Our family is touched by the Club’s respect for loyalty and service of its members.
Healthy friendship such as that experienced by Tom and Evan enhances self-development through intimacy, which involves real openness to another (and to oneself). In true engagement mutuality plays an indispensable part. The struggle for intimacy is about self-disclosure. As the young adult works out to whom he/she can safely disclose, and how much to disclose, a supple sense of self is gained; empathy with other people; willingness to be influenced by an awareness of others, flexibility, creativity and tolerance. All these prove invaluable in relationships and work throughout life.
Friendship and love enhance self-development through intimacy. An ability to listen openly, without judgement, endeared Evan to many of his friends, so much so eight of them honoured him by choosing him to be the best man at their wedding. Another included him as groomsman in the wedding party.
Young adult years as a lifesaver demand co-operation and competition in work and play. Self-awareness and self-assurance are developed as strengths and weaknesses are tested and affirmed. Learning demands flexibility, creativity, teamwork, advocacy, conflict resolution, negotiation and planning. One mate in the club was known as “the stone” (he was a slow swimmer); another preferred the challenge of the boats; while yet another was known as the accountant (a reliable treasurer). Each assessment demonstrated knowledge of self and others, from having been tested in the ocean of service, contribution and competition.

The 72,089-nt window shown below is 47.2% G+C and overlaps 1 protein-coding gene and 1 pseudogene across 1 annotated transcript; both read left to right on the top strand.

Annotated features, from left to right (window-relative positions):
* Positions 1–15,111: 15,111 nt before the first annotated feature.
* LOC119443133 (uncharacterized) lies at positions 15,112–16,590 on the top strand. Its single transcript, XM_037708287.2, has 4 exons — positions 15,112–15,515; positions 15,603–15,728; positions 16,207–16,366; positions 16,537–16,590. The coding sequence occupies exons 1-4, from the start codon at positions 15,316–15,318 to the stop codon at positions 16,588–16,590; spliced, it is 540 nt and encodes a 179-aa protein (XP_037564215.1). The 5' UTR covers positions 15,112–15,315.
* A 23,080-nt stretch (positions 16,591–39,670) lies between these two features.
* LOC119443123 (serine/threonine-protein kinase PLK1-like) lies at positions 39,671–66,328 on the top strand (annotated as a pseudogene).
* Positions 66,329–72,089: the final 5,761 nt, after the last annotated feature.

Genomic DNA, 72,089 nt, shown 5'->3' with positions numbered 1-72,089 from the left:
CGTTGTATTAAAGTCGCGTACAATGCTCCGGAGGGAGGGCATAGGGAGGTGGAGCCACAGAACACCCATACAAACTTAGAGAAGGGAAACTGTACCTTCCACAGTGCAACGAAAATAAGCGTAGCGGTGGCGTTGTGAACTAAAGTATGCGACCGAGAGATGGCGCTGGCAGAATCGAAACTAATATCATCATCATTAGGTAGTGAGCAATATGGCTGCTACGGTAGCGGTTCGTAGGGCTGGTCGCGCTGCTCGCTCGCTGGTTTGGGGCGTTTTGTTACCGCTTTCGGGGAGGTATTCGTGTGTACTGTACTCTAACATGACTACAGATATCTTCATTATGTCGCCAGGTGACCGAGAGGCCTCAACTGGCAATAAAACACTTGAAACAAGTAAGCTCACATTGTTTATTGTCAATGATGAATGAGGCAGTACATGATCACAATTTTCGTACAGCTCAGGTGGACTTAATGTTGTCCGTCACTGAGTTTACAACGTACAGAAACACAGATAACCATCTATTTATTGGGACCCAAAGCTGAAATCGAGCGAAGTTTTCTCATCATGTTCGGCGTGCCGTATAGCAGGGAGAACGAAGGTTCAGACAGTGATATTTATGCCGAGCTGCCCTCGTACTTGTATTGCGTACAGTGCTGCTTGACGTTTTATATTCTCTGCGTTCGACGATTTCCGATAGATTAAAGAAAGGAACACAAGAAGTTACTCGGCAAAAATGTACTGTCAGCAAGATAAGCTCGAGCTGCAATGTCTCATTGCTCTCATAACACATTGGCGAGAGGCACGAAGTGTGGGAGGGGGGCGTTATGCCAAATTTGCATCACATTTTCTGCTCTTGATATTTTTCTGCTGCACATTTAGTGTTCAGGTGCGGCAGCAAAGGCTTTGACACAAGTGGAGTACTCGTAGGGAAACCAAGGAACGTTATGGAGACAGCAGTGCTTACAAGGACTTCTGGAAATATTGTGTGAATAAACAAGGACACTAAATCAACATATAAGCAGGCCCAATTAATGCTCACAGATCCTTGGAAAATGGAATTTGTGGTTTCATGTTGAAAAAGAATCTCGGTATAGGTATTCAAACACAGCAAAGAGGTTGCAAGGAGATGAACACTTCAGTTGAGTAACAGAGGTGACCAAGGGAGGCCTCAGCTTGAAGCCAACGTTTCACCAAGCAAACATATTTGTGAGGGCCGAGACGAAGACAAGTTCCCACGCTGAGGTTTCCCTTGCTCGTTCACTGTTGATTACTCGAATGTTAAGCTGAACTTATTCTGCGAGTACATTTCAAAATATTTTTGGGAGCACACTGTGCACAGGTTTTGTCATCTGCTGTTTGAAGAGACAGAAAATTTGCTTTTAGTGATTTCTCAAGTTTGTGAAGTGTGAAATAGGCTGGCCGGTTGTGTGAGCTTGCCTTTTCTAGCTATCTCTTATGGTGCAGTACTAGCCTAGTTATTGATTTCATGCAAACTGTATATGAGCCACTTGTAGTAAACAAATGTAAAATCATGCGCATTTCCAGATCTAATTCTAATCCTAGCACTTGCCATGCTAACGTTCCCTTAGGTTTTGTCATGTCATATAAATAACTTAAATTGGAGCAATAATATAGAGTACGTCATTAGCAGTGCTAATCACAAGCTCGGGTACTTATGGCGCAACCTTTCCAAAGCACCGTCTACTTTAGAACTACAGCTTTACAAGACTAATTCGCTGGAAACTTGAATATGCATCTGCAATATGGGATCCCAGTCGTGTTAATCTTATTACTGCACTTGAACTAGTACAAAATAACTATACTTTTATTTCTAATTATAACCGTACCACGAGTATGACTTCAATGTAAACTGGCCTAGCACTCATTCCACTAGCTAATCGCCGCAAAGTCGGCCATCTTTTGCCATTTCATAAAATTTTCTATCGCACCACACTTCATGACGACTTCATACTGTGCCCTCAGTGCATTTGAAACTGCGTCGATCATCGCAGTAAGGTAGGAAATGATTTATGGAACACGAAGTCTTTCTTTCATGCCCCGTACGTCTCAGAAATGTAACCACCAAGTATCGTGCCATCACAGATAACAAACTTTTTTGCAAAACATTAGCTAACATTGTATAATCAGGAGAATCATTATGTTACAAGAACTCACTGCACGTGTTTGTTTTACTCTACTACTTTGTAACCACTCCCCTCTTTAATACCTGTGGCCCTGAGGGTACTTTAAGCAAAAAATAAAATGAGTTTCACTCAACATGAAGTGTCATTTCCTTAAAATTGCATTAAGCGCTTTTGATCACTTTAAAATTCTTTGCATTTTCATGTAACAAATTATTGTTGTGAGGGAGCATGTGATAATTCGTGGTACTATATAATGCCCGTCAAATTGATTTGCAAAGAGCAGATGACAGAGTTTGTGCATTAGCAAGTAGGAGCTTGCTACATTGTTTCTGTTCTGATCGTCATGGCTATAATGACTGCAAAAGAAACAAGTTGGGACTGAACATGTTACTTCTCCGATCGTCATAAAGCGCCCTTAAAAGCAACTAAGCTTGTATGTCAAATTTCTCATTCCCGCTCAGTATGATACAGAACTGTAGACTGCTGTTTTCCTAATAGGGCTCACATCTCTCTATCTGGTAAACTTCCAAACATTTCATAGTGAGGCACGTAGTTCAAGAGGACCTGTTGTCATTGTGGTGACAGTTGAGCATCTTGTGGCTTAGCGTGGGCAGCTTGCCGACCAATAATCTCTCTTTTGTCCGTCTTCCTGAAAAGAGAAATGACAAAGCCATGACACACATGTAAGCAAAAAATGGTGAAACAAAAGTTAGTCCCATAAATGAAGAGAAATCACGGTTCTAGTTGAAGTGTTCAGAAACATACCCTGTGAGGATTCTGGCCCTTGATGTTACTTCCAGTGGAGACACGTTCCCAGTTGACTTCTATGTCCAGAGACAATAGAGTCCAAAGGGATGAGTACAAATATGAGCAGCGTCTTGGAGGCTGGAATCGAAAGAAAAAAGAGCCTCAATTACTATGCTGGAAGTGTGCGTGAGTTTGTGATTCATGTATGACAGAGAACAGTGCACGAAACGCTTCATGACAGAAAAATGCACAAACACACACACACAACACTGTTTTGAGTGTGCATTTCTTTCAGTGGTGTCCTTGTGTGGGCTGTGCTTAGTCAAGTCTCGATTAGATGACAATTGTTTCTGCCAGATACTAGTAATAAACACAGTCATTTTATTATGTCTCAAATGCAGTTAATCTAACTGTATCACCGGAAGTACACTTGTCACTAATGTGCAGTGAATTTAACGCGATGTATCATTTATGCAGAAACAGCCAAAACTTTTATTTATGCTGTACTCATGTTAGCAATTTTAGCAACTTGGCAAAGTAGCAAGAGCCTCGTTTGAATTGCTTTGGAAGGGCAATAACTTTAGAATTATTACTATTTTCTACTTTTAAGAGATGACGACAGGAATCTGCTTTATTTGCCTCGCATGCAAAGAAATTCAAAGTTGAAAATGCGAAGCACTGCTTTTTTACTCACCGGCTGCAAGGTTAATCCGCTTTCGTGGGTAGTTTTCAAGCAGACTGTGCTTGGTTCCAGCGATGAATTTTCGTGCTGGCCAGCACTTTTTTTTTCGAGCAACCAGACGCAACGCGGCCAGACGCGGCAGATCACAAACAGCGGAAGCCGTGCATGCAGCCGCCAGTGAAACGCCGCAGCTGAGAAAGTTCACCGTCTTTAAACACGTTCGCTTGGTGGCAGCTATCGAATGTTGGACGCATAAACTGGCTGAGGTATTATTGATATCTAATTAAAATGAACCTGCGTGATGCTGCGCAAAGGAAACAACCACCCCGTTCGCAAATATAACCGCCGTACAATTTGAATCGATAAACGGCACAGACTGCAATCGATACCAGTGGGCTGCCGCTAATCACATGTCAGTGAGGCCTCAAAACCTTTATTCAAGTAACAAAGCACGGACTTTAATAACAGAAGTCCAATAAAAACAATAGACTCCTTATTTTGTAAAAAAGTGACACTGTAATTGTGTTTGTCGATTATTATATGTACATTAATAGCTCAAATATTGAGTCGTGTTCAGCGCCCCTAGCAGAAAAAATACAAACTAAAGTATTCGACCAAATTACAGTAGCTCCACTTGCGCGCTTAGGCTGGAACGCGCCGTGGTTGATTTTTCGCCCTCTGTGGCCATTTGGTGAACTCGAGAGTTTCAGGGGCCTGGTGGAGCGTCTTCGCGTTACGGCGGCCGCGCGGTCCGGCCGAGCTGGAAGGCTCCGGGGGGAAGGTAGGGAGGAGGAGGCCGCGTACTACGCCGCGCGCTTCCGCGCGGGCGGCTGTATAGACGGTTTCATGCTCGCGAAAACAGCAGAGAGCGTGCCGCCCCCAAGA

Inspiration and intuition, so important in adult maturity, are resources reinforced in service to mates and the community in patrols and rescues, skills remembered long after the fact. Stories were recounted how people remembered being rescued by a lifesaver, the memory deeply embedded because their life was in peril. Yet the old lifesaver could not remember the incident at all amongst the multitude of rescues carried out – but clearly recalled almost being drowned when snagged on rocks, rescuing someone at risk.
Brian Egan, the founder of Aussie Helpers, recounted openly and honestly how he came to establish and operate the service. As a returned Vietnam veteran suffering PTSD, he had undergone all available help to restore wellbeing, without success. As a last resort, his psychiatrist suggested he help people who were worse off than he was. Since then Aussie Helpers, run entirely by volunteers and donations, has helped thousands of farmer families with food and comfort parcels for themselves and their stock. Regular convoys truck feed to farmers no longer able to afford to feed their stock. It is an amazing story of service borne out of empathy and intuition for the needs of others from someone who had been scraping the bottom of the barrel of life.
And it is a powerful lesson about the value friendships forged in providing service that could readily be taken up by those struggling through their day. Perhaps the struggle presents as an opportunity to reach out to others in need, to reach out to friends old and new, as did Brian Egan. In doing so, the failures, cyber bullying, struggles and isolation that threaten to overpower, diminish in influence, and we become enriched and more mature, standing to benefit as much from our efforts as others may.
For the self-absorbed, self-indulgent youth used to having every need met, the world does not revolve around you. Much can be gained by becoming involved in the service of others in organisations such as lifesaving, Aussie Helpers or defence forces. The lives of Tom and Evan clearly show that by engaging in service, friendships can be forged and character developed at the same time that others are rescued – from the sea or by land. A lot of fun is to be had along the way and memories stored for posterity.